The origin of the eagle and jaguar warriors stems from the self-less acts of two deities. These deities, named Nanahuatzin, meaning Pimply One, and Tecuciztecatl, meaning Lord of Snails, sacrifice themselves to bring life to the sun. They emerge from the fire, transformed into an eagle and a jaguar.[5]This cosmological belief solidifies the eagle warrior's higher position in society. This is reflected in their dress as well. The eagles were soldiers of the Sun, for the eagle was the symbol of the Sun. Eagle warriors dressed like eagles, adorning themselves with eagle feathers, and wearing headgear with an eagle head on it.[6]The Eagle Warriors are among the highest ranking warriors in Aztec society. Sacrifice in Aztec society is extremely important, as they believe that it is their duty to nourish the sun through human blood. The warriors supply the captives they need to use for sacrifice. This relates back to the origin of the Eagle Warriors and their connection to the Divine. [7]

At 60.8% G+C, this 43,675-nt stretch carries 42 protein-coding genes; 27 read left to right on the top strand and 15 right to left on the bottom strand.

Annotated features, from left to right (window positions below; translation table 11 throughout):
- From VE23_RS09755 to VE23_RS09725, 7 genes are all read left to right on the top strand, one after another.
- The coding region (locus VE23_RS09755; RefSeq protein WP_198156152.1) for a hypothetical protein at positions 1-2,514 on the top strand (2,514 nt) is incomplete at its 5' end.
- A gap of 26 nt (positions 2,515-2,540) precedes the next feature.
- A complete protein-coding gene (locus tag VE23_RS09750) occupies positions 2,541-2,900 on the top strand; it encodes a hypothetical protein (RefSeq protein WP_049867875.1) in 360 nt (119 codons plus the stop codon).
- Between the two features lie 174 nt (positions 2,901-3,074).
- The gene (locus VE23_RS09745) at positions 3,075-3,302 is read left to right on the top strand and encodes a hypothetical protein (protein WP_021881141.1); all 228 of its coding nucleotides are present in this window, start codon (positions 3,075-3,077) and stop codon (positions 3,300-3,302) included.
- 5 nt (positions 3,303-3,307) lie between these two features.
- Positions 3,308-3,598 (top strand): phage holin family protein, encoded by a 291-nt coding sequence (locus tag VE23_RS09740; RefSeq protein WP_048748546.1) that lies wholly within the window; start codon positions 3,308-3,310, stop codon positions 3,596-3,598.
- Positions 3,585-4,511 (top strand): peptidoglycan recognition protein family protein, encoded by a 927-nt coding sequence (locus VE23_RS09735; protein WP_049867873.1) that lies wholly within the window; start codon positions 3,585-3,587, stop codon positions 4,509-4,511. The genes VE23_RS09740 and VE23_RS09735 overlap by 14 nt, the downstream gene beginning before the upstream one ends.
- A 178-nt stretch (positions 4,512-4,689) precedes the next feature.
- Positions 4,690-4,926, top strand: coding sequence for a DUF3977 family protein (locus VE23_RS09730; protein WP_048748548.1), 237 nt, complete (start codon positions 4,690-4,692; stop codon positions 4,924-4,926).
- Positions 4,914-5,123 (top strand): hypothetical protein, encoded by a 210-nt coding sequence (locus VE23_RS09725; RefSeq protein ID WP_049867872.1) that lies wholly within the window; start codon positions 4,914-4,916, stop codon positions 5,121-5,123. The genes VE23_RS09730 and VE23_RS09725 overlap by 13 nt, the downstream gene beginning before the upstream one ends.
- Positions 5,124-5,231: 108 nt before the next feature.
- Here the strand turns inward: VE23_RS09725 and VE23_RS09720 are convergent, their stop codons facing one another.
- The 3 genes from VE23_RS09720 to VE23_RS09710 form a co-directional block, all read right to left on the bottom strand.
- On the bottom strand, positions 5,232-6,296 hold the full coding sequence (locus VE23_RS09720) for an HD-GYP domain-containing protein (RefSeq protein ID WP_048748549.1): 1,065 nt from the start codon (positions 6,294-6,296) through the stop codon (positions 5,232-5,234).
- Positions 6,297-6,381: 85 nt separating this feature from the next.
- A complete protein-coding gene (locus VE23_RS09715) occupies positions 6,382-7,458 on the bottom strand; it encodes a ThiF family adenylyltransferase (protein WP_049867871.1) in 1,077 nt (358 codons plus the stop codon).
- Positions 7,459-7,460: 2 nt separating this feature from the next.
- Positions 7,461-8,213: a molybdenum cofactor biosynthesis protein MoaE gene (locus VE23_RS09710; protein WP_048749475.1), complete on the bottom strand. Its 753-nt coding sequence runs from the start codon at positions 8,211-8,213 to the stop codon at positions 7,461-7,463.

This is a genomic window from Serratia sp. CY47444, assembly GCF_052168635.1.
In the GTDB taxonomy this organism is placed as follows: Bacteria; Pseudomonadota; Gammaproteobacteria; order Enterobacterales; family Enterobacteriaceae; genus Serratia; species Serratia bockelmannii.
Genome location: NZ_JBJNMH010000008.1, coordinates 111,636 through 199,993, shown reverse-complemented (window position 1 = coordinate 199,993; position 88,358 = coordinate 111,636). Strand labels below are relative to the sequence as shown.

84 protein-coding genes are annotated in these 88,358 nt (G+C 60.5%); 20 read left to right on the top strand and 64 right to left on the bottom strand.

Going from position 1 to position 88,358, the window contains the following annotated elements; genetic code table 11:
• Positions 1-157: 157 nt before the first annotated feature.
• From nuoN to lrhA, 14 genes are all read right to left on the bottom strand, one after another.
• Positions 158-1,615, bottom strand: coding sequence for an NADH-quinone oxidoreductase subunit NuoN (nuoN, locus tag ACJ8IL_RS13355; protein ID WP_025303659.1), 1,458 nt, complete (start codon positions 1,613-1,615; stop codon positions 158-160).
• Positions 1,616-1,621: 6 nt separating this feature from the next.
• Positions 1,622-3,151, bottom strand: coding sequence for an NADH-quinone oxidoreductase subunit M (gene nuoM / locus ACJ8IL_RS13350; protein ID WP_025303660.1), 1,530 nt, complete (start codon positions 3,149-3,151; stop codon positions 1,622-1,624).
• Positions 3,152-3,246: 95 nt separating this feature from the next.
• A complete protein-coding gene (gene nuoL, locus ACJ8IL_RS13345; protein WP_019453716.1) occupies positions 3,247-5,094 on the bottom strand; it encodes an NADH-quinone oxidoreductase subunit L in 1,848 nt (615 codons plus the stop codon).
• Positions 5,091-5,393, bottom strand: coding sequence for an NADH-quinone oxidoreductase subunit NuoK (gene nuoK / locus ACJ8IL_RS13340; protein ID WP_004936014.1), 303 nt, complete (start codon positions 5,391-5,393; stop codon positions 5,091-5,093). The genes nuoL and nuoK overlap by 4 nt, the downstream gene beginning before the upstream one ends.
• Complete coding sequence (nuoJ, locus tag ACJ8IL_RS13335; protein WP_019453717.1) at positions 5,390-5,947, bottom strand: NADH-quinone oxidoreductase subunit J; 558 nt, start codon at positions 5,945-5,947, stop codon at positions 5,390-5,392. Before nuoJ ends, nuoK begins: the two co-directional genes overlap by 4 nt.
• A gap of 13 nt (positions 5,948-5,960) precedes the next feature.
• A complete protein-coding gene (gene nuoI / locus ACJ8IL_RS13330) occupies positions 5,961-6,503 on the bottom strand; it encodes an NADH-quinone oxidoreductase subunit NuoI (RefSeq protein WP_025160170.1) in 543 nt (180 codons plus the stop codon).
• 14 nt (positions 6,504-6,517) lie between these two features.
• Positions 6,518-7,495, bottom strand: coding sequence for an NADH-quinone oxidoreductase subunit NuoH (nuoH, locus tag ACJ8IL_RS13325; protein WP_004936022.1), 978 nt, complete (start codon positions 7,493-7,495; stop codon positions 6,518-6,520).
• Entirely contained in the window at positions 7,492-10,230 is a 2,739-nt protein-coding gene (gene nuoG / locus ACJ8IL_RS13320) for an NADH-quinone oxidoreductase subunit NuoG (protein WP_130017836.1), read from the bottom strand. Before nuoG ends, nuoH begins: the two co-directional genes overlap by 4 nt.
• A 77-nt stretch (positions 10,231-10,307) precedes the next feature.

Eagle and jaguar warriors were two of the only types of warriors who were recognized as having a full-time professional capacity. Thanks to their elite training and education, they were leaders and commanders both on and off the battlefield. On reaching this rank they were peers of nobles and other elite members of Aztec society, therefore the warrior's path was a way to raise one's social status in Aztec culture guaranteeing many of the same privileges as nobles. The graduate warrior was allowed to drink pulque, keep concubines, and dine at the royal palace. At a civic level, They would also become full-time warriors working for the city-state to protect merchants and policing the city itself. Accordingly, they were the civil or police force of Aztec society. Due to these corps, the Aztecs were able to defeat the Spanish in La Noche Triste.

Eagle Warrior Temple [ edit ]

The entrance into the inner chamber of the Eagle Warriors Temple in Malinalco, Mexico

The Eagle Warrior Temple is located in Malinalco, Mexico. The temple sits upon a hill and is completely carved out of bedrock. The temple is a circular structure with an entrance containing 13 steps, and includes two jaguar sculptures. The entrance to the temple was a carved open mouth of an Aztec earth monster. The Temple lied next to the ruler's palace, serving as a headquarters for the Eagle Warriors and a place to plan combat strategies.[3]